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Knightmare Chess. The American version of Tempete sur l'Echiquier.[All Comments] [Add Comment or Rating]
Aurelian Florea wrote on Tue, Oct 31, 2017 08:28 AM UTC:

I understand that by now there are 3 oficial decks, is there anyway besides actually buying the game to find out what the decks contain. If I'm violating any law please tell me and don't do that yourself, but otherwise, I just want to know what those rules say :)!


Kevin Pacey wrote on Wed, Oct 11, 2017 04:15 AM UTC:Excellent ★★★★★

Excellent concept, as somewhat borrowed from the original French variant. I'd suggest an alternative deck of cards, the same except for more child-friendly illustrations, might be used be used for when a child(ren) is playing the game.


Anonymous wrote on Thu, Jul 16, 2009 11:18 PM UTC:
@ below: The reason I play chess is because it gives the feeling of a medieval battle. I enjoy games which actually have a story to them.

kuyan judith wrote on Wed, Apr 23, 2008 10:47 AM UTC:
I have not played the game, but From what Jeff said I don't like the sound of it: From what I have heard, the feeling of being in a medieval battle is not one I would enjoy, and Is not the point of playing games to enjoy them (unless there is a prize).

Matt wrote on Tue, Oct 18, 2005 01:56 AM UTC:Excellent ★★★★★
I personally like the artwork, but really I couldn't care less. I'm really shocked that's even a topic of discussion here. It's an excellent game. I've played it hundreds of times, though sadly almost always with the same 2 or 3 people. Really very few players out there. I could suggest lots of little things that might have improved this or that (as with all games), but generally I find it better thoughout and more well ballanced that most games that you'll find on store shelves. I've also found that being good a chess is almost a *disadvantage* as it tempts you spend time trying to play for position, which is rarely worth the effort in this game. Anyway, I encourage everyone to try it. If you have questions, even pretty specific ones, feel free to email me at MChirchill (at) comcast (dot) net.

🕸Fergus Duniho wrote on Sun, Nov 7, 2004 04:16 PM UTC:
Contrary to what Hans says about this game, I really like the graphics in Knightmare Chess, and I highly recommend this game. David Howe and I have spent many enjoyable hours playing this game. It is a lot of fun, and I consider it tops among Chess variants.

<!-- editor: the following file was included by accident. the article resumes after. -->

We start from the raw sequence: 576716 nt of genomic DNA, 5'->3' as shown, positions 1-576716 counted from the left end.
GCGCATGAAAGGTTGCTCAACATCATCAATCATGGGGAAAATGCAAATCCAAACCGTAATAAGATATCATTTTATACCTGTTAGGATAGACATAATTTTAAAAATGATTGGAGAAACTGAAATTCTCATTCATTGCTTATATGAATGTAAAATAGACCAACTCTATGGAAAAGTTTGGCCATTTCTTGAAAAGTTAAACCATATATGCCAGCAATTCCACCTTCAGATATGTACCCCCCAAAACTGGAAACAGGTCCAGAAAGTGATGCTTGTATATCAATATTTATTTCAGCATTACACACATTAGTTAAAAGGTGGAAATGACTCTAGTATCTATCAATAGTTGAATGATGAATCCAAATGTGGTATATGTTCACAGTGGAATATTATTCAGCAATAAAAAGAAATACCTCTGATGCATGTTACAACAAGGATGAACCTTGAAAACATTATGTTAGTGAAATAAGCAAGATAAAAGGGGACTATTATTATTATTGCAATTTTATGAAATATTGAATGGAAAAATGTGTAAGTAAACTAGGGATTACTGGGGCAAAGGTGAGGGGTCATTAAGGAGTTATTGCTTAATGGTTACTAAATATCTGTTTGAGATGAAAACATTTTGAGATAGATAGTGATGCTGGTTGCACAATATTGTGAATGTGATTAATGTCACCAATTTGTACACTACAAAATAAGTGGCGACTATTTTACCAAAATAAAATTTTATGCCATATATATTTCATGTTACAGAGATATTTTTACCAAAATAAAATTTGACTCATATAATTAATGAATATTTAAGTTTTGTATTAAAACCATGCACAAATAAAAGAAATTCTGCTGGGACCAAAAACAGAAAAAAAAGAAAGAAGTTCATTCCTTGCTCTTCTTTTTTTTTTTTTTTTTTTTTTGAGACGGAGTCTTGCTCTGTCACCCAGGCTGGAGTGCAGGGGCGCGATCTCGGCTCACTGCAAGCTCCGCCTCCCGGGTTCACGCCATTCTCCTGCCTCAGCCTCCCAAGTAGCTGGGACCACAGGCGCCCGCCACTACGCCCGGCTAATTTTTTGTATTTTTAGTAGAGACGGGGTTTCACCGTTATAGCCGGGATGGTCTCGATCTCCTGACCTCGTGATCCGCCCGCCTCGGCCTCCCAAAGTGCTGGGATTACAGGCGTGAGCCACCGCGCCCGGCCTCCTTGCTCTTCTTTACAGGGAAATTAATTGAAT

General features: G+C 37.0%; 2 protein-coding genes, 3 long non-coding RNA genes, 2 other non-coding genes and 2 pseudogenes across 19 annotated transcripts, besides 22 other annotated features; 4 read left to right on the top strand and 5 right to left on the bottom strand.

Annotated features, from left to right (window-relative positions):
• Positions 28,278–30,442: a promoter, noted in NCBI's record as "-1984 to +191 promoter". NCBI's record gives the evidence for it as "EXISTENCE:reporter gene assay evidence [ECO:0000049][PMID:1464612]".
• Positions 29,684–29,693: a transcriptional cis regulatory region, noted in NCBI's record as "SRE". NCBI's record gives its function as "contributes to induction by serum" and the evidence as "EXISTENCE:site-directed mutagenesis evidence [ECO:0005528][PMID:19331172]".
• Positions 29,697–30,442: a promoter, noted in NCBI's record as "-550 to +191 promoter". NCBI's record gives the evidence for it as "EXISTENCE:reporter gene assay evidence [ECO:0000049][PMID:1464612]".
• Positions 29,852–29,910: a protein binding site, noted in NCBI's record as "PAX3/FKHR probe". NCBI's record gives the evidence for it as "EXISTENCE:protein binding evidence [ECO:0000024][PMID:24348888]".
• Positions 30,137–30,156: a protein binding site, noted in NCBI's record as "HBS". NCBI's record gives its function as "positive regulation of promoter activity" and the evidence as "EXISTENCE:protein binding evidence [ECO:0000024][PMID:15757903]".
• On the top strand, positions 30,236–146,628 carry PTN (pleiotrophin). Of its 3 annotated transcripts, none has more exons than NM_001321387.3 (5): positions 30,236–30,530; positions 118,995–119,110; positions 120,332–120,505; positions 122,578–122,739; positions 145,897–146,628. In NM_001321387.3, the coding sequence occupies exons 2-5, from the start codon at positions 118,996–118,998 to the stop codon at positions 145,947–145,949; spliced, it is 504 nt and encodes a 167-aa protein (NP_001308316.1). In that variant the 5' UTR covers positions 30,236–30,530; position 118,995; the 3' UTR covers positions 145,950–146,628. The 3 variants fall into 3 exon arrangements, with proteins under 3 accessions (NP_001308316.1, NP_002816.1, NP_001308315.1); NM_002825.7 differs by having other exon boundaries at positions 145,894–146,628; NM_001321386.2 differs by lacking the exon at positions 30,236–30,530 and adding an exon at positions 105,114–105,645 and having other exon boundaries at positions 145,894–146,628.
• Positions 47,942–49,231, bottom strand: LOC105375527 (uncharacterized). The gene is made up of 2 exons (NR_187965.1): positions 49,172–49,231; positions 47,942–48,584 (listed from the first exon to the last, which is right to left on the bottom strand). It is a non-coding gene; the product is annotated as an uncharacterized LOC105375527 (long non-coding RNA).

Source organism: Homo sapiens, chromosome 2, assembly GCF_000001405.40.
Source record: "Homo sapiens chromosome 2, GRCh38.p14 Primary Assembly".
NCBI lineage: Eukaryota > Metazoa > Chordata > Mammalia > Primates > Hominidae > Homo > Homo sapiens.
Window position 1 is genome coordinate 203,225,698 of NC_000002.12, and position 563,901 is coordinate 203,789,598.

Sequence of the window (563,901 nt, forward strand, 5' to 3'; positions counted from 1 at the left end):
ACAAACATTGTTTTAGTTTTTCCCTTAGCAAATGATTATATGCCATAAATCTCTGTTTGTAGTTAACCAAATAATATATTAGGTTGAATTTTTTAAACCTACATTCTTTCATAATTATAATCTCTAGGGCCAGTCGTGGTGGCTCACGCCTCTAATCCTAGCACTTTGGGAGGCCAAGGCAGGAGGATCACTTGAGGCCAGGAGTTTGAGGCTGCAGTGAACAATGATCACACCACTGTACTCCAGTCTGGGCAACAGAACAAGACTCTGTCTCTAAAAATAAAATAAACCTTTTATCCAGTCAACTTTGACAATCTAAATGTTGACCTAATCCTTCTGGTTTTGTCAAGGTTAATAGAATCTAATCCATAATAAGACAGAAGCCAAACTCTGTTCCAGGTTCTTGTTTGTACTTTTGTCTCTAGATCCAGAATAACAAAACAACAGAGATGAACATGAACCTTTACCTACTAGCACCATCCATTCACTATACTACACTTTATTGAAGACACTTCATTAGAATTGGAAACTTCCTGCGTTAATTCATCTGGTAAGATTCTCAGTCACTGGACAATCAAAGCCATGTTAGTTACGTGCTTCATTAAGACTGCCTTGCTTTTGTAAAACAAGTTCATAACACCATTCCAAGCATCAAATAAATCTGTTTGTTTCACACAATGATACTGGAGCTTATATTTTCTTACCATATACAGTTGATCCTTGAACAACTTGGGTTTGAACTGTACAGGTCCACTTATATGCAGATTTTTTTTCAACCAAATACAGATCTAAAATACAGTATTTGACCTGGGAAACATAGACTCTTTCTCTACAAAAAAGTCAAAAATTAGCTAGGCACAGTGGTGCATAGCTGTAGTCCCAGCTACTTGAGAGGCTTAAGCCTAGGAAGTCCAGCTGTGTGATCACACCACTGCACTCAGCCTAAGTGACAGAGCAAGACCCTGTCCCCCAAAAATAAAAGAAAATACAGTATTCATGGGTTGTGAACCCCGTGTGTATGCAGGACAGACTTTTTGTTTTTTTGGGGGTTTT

Jeff wrote on Sun, Oct 12, 2003 08:45 AM UTC:Excellent ★★★★★
Strange, I think the art is wonderful and that's one of my favorite things about the game! It's images are dark and evocative, making you feel like you're in a medieval battle. I'm not a kid, so I don't care if it's PG or PG-13; it's certainly tame compared to the video games kids play.

Anonymous wrote on Mon, Nov 11, 2002 09:54 AM UTC:
It is also available in a german edition, called Tschach,
by Heidelberger Spieleverlag. The german edition is in the
funny cartoon style.

--JKn

Joseph DiMuro wrote on Wed, Aug 21, 2002 02:52 AM UTC:
You're not alone. If they had kept the silly cartoons that were in the French version, this game would be on my shelf right now. I keep hoping they'll eventually release a less 'knightmarish' version...

Patrick Carroll wrote on Wed, Aug 21, 2002 01:42 AM UTC:
As much as I'm intrigued by this game, one look at the card art at the SJG Web site was enough to turn me away permanently. I can't speak from personal experience, but I suspect this is a terrific game in a horrific package. What was Steve Jackson thinking? I'm sorry to have to skip this one.

John Lawson wrote on Tue, Jul 2, 2002 05:12 PM UTC:
Exactly. The theme is completely arbitrary, totally unrelated to the mechanics of play, really just decoration. And yet, it has an effect on who likes and dislikes the game. This is a strong example for those who believe an appealing and well-expressed theme is important in a chess variant.

Peter Aronson wrote on Tue, Jul 2, 2002 04:31 PM UTC:
But in this case, the theme is not instrinsic to the variant, but to the particular edition of the variant. The original version of the game -- Tempete sur l'Echiquier -- used the same rules but different artwork on the cards. This is a case of effect of production choices on the resulting game.

John Lawson wrote on Tue, Jul 2, 2002 03:20 AM UTC:
Apropos to other discussions about the importance of theme in a chess variant, this is an example of how theme really does count, even if it ideally shouldn't. The choice of the gothic horror theme clearly can strongly attract or repel a player, regardless of the objective merits of the game.

Peter Aronson wrote on Mon, Jul 1, 2002 11:45 PM UTC:
Tastes do vary. At 44 I no longer qualify as a 'younger player', but I have to admit that after winning the game in a contest, I looked it over two or three times, and then put it on a shelf where it remains today, due to the (to me) unpleasent artwork. Life is too short to expose myself to that sort of thing. But then, as I said, tastes vary -- the world contains many people who enjoy horror novels and long dreary Russian novels.

DarkKnight wrote on Sat, Jun 29, 2002 12:51 AM UTC:Poor ★
Although I´m glad to see this chess variant mentioned on this side, I´m somewhat surprised to see that so much negative is being commented on the dark design of the cards. It´s true, they could´ve chosen some other theme entirely, like the french 'cartoon' style or fairy-tale or whatever. Not only did SJG choose the gothic fantasy genre style, they´ve done some marvelous work on it. As for myself, the illustrations on the cards give me inspiration, a sort of storytelling on what really happens in the game. The dark tone may be somewhat frightenig for the younger audience, but so are the Grimm brothers stories as well.

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